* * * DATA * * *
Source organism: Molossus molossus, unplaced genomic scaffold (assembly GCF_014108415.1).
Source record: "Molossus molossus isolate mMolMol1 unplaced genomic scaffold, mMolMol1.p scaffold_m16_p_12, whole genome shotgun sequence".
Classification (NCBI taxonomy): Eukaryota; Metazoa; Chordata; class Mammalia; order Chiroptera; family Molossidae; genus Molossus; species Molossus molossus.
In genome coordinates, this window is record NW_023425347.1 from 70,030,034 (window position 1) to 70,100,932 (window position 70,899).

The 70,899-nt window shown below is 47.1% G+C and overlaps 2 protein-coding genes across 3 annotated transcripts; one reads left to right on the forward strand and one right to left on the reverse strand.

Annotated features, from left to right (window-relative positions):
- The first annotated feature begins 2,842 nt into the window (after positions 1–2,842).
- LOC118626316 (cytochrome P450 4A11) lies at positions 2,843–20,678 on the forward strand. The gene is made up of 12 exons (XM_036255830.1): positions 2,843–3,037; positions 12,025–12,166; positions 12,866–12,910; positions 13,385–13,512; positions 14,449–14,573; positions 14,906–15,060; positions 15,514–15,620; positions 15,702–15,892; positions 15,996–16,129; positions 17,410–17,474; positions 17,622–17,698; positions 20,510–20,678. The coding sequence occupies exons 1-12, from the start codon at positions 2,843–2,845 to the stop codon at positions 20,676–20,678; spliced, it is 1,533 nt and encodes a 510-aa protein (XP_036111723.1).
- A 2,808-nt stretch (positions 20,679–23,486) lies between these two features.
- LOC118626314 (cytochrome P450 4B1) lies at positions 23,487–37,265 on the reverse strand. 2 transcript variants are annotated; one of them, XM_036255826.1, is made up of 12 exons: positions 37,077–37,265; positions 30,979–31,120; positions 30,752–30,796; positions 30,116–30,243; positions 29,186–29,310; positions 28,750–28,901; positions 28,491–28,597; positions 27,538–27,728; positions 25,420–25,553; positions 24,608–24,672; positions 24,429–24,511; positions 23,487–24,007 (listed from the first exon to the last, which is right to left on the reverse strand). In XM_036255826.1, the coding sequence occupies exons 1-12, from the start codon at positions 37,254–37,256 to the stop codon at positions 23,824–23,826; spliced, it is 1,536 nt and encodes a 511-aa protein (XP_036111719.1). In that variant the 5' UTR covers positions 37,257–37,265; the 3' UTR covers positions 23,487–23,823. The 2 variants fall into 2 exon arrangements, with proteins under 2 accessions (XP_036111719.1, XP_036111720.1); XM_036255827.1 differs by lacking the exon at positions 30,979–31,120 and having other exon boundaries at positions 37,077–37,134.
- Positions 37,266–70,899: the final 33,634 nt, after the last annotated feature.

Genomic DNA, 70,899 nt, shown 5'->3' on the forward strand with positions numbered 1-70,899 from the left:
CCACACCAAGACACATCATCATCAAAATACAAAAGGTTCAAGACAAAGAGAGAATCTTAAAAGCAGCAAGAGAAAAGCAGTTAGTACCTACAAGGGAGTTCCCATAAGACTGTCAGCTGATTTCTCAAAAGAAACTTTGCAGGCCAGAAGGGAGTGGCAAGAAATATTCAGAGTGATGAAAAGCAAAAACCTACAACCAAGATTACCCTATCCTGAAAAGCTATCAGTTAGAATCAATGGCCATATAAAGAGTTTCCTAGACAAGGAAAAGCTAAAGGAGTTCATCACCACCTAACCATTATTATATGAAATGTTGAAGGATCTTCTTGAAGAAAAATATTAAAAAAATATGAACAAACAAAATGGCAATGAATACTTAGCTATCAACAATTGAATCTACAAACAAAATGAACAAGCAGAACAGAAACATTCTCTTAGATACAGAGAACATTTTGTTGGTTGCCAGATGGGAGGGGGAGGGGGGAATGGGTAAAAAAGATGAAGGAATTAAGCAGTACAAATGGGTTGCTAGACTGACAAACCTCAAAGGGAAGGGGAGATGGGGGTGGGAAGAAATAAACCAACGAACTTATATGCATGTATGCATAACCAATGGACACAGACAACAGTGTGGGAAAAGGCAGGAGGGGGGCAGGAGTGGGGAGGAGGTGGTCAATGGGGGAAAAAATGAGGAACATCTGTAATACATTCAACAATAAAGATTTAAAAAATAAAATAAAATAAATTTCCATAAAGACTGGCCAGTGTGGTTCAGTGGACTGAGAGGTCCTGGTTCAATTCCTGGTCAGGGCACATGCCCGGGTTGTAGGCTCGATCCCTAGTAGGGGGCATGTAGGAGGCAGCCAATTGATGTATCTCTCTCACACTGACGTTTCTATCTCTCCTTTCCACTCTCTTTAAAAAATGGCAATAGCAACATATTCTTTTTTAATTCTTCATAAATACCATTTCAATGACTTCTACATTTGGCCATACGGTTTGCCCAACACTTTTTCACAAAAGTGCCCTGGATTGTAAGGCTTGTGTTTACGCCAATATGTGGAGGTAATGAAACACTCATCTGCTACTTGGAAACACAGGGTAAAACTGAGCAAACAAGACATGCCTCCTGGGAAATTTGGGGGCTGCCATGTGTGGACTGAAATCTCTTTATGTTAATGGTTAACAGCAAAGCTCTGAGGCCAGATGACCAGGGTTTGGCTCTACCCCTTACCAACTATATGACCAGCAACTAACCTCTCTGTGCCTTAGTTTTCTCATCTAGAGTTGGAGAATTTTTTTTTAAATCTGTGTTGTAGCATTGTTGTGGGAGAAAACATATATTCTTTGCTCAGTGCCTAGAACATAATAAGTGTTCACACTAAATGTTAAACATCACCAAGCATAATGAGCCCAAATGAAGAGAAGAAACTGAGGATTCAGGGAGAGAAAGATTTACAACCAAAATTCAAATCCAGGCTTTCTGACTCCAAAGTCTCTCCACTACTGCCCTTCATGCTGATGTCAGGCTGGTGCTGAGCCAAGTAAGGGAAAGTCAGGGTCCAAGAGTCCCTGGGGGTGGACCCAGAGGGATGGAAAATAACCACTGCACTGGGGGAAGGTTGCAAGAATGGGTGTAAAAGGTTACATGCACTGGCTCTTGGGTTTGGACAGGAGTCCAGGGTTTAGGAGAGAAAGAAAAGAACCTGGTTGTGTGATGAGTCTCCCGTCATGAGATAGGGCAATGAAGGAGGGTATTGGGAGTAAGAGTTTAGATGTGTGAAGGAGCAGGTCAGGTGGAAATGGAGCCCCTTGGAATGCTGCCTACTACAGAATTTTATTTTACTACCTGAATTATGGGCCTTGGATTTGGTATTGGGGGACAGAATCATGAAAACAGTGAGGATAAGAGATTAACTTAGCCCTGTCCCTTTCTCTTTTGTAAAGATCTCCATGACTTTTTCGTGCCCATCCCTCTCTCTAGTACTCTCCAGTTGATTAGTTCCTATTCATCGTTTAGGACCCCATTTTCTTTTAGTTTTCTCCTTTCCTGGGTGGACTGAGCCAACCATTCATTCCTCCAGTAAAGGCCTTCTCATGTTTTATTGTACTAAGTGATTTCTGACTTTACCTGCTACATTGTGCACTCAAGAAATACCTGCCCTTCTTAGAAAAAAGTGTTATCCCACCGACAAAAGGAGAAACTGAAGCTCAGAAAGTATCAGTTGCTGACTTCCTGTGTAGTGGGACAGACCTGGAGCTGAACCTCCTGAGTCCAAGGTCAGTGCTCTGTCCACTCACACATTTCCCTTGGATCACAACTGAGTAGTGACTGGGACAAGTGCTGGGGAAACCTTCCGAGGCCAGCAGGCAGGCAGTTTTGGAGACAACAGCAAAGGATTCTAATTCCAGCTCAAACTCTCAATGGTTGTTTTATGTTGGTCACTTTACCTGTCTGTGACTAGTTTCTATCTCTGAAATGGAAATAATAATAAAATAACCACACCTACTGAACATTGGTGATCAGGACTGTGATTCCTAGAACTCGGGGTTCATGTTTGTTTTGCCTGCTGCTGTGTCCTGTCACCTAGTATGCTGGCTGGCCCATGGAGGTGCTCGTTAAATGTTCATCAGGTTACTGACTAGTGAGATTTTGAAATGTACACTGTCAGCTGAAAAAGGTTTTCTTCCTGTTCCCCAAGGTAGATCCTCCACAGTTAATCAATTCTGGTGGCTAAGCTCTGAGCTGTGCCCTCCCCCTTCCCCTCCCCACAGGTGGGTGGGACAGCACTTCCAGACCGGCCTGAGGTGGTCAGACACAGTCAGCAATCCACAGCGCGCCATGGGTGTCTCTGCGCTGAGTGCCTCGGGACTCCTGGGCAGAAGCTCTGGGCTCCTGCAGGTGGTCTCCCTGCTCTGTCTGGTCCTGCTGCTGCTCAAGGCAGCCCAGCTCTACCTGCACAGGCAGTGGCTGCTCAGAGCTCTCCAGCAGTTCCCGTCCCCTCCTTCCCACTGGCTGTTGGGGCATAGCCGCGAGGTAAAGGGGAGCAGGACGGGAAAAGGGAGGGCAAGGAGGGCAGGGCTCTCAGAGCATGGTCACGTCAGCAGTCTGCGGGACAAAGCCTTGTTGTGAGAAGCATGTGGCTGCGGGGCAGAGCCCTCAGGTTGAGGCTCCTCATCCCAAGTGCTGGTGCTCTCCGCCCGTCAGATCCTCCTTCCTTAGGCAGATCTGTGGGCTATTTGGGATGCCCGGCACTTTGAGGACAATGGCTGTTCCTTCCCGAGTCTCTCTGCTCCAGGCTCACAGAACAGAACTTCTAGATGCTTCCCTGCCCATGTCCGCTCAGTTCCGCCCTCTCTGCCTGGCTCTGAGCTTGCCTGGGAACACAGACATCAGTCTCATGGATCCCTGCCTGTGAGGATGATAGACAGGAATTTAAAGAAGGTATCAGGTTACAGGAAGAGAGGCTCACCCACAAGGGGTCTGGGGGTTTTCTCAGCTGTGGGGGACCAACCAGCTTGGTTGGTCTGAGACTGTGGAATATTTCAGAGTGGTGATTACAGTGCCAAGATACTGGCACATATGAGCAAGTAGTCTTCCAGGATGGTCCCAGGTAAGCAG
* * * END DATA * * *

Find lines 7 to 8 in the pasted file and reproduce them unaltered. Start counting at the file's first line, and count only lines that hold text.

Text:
- The first annotated feature begins 2,842 nt into the window (after positions 1–2,842).
- LOC118626316 (cytochrome P450 4A11) lies at positions 2,843–20,678 on the forward strand. The gene is made up of 12 exons (XM_036255830.1): positions 2,843–3,037; positions 12,025–12,166; positions 12,866–12,910; positions 13,385–13,512; positions 14,449–14,573; positions 14,906–15,060; positions 15,514–15,620; positions 15,702–15,892; positions 15,996–16,129; positions 17,410–17,474; positions 17,622–17,698; positions 20,510–20,678. The coding sequence occupies exons 1-12, from the start codon at positions 2,843–2,845 to the stop codon at positions 20,676–20,678; spliced, it is 1,533 nt and encodes a 510-aa protein (XP_036111723.1).